Whilst Socrates would have little interest in a ‘like’ button on social media, a Sophist might feel that the number of likes ascribed to a particular thought or idea is a good reflection of its inherent value, and even truth.
Socrates had little concern for the external world, which he likened to mere shadows upon the wall of a cave. He cared only that he might reconcile his existence in the world with his inner good or an internal a priori notion of truth. If that is accomplished, or at least pursued in an unbiased and philosophical manner, the affairs of society and the world will largely take care of themselves. Socrates’s ideals coincide with Confucius’s wise words:
To put the world in order, we must first put the nation in order; to put the nation in order, we must first put the family in order; to put the family in order; we must first cultivate our personal life; we must first set our hearts right.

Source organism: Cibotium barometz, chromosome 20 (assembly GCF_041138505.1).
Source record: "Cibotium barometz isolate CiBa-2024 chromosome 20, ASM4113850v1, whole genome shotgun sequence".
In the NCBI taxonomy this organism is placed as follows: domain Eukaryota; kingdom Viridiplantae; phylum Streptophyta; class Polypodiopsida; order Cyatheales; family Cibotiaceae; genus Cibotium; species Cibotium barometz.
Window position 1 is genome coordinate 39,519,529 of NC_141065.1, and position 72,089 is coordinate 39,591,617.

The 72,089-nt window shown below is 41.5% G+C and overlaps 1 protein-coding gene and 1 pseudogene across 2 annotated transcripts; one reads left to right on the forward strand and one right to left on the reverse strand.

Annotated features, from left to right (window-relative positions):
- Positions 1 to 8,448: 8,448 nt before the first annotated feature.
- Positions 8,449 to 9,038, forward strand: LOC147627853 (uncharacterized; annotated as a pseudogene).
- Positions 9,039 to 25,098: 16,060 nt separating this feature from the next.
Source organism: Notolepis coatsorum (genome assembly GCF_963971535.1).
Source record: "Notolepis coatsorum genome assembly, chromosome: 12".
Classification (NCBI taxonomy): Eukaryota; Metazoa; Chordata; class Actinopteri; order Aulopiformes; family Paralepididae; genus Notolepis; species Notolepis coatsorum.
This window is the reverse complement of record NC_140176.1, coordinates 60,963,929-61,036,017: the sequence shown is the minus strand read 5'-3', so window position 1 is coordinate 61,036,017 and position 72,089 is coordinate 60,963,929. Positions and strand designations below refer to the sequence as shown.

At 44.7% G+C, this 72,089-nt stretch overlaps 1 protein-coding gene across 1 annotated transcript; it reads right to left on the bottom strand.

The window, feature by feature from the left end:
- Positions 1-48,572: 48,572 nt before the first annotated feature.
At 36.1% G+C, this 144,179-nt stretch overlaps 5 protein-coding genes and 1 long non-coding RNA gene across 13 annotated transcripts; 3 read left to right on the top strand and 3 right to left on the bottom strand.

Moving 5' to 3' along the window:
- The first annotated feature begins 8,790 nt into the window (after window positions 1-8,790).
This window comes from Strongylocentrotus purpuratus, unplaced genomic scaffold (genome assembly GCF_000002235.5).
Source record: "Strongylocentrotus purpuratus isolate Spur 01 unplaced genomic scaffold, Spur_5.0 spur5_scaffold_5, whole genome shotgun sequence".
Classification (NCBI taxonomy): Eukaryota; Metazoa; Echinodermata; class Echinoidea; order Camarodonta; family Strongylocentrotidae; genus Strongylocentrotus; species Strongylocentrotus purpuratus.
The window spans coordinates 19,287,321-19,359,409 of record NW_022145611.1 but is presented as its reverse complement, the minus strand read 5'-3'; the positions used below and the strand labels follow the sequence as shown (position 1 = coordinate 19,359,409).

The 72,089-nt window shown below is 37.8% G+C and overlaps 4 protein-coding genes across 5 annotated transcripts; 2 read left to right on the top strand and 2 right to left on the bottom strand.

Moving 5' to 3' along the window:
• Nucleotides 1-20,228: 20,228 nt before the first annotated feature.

What distinguishes Socrates from the Sophists is that the latter were practical teachers. They charged a fee, and considered knowledge a commodity. Socrates on the other hand always insisted that he had nothing to teach anyone. The wisest man is the fool, or at least he who knows the true extent of his own ignorance.
For the Sophist, winning an argument is not simply a question of truth or falsity, but rather devolves to how the argument is presented. Using true facts to win false arguments is the criticism that is levelled against the Sophist, and indeed it is the essential meaning of the word Sophistry.